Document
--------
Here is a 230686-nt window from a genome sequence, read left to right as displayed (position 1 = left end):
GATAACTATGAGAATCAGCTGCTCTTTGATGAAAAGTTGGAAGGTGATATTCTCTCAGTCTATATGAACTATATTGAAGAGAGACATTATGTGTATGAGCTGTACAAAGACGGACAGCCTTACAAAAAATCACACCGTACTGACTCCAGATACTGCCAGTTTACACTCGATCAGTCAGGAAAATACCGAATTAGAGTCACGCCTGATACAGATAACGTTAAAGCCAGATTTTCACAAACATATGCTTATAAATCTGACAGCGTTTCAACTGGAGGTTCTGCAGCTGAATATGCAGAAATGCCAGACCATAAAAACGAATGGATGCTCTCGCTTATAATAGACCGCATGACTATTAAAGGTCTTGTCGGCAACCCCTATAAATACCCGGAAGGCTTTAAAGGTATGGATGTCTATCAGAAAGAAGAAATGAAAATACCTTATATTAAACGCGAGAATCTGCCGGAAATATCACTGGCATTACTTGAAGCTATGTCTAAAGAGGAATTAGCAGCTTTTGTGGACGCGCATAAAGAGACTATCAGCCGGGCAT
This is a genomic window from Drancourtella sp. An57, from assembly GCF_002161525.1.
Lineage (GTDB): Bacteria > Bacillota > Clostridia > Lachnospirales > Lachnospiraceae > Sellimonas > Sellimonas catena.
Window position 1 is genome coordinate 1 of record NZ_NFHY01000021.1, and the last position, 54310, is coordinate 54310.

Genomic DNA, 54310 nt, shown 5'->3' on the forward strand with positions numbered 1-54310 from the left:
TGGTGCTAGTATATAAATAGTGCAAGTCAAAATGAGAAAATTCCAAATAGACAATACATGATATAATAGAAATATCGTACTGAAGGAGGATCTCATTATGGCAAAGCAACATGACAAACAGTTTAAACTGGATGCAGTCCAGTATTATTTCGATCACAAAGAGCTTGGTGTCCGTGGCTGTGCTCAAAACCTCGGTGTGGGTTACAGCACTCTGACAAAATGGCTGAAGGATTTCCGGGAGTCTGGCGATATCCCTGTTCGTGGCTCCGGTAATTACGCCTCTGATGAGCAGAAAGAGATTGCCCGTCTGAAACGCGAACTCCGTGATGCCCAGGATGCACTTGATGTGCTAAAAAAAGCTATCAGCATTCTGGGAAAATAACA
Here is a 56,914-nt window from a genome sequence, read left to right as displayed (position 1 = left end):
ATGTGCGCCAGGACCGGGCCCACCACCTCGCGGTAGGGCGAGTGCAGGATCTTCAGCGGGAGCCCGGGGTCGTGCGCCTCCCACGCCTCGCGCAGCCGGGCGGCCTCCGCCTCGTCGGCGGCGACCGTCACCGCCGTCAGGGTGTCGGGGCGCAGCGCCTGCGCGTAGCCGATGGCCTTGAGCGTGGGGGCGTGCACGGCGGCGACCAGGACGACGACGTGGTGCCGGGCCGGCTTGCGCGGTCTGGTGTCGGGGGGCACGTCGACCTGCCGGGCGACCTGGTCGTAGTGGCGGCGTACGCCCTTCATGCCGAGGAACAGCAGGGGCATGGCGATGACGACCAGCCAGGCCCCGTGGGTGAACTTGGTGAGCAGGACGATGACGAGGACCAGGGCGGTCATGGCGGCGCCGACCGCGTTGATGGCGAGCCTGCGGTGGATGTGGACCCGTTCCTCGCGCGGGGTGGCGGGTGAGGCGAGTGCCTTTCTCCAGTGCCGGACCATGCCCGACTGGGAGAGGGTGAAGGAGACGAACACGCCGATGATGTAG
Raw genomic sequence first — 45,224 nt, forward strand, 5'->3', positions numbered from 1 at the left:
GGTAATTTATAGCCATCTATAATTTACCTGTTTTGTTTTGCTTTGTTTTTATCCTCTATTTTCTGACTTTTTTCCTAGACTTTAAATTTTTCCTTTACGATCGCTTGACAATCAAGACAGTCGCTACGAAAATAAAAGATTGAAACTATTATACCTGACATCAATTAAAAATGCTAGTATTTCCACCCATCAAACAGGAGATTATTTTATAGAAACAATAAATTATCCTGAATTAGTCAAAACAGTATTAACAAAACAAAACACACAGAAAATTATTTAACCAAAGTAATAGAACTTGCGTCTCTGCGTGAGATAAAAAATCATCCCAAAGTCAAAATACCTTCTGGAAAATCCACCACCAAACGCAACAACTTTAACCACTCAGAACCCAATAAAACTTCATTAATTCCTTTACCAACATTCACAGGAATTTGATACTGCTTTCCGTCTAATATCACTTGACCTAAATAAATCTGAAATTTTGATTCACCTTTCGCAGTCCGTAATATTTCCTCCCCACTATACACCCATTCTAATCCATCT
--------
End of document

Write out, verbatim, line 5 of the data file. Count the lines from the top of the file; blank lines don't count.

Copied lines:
Window position 1 is genome coordinate 1 of record NZ_NFHY01000021.1, and the last position, 54310, is coordinate 54310.